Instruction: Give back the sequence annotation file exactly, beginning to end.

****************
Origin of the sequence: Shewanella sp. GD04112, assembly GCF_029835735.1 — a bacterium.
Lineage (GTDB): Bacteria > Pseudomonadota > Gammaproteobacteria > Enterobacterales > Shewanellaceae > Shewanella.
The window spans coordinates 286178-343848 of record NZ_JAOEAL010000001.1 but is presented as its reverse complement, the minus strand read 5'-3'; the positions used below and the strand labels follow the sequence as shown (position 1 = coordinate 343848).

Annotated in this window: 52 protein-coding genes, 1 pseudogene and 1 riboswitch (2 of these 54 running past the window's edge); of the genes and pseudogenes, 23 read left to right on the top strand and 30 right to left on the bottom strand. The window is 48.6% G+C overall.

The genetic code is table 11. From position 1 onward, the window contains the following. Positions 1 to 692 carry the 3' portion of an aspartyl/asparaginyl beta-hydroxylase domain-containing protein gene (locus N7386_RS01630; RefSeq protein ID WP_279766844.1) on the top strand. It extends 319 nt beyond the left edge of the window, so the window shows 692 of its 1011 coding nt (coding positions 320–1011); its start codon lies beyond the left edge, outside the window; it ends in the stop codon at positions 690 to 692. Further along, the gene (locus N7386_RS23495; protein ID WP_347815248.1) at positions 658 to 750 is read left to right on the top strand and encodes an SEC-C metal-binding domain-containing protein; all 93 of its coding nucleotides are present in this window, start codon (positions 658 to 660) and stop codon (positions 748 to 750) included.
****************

Origin of the sequence: Shewanella sp. GD04112, assembly GCF_029835735.1 — a bacterium.
Lineage (GTDB): Bacteria > Pseudomonadota > Gammaproteobacteria > Enterobacterales > Shewanellaceae > Shewanella.
The window spans coordinates 286178-343848 of record NZ_JAOEAL010000001.1 but is presented as its reverse complement, the minus strand read 5'-3'; the positions used below and the strand labels follow the sequence as shown (position 1 = coordinate 343848).

Annotated in this window: 52 protein-coding genes, 1 pseudogene and 1 riboswitch (2 of these 54 running past the window's edge); of the genes and pseudogenes, 23 read left to right on the top strand and 30 right to left on the bottom strand. The window is 48.6% G+C overall.

The genetic code is table 11. From position 1 onward, the window contains the following. Positions 1 to 692 carry the 3' portion of an aspartyl/asparaginyl beta-hydroxylase domain-containing protein gene (locus N7386_RS01630; RefSeq protein ID WP_279766844.1) on the top strand. It extends 319 nt beyond the left edge of the window, so the window shows 692 of its 1011 coding nt (coding positions 320–1011); its start codon lies beyond the left edge, outside the window; it ends in the stop codon at positions 690 to 692. Further along, the gene (locus N7386_RS23495; protein ID WP_347815248.1) at positions 658 to 750 is read left to right on the top strand and encodes an SEC-C metal-binding domain-containing protein; all 93 of its coding nucleotides are present in this window, start codon (positions 658 to 660) and stop codon (positions 748 to 750) included.